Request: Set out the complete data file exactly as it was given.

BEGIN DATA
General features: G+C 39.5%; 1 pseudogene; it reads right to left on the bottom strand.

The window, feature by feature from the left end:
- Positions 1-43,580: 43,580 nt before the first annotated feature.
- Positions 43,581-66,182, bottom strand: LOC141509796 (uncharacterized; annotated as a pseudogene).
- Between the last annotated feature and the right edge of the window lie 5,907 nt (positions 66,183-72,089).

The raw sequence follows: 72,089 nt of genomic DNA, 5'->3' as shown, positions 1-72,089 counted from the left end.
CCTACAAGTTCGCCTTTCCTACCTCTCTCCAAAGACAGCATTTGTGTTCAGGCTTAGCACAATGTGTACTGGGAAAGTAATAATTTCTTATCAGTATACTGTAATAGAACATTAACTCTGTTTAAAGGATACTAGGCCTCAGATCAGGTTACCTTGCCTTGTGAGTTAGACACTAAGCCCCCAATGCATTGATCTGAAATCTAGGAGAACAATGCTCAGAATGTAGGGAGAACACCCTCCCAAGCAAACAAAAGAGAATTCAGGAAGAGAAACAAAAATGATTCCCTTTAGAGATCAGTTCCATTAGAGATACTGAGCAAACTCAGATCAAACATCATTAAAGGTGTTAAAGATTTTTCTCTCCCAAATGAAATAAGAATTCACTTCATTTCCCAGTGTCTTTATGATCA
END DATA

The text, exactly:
General features: G+C 39.5%; 1 pseudogene; it reads right to left on the bottom strand.

The window, feature by feature from the left end:
- Positions 1-43,580: 43,580 nt before the first annotated feature.
- Positions 43,581-66,182, bottom strand: LOC141509796 (uncharacterized; annotated as a pseudogene).
- Between the last annotated feature and the right edge of the window lie 5,907 nt (positions 66,183-72,089).

The raw sequence follows: 72,089 nt of genomic DNA, 5'->3' as shown, positions 1-72,089 counted from the left end.
CCTACAAGTTCGCCTTTCCTACCTCTCTCCAAAGACAGCATTTGTGTTCAGGCTTAGCACAATGTGTACTGGGAAAGTAATAATTTCTTATCAGTATACTGTAATAGAACATTAACTCTGTTTAAAGGATACTAGGCCTCAGATCAGGTTACCTTGCCTTGTGAGTTAGACACTAAGCCCCCAATGCATTGATCTGAAATCTAGGAGAACAATGCTCAGAATGTAGGGAGAACACCCTCCCAAGCAAACAAAAGAGAATTCAGGAAGAGAAACAAAAATGATTCCCTTTAGAGATCAGTTCCATTAGAGATACTGAGCAAACTCAGATCAAACATCATTAAAGGTGTTAAAGATTTTTCTCTCCCAAATGAAATAAGAATTCACTTCATTTCCCAGTGTCTTTATGATCA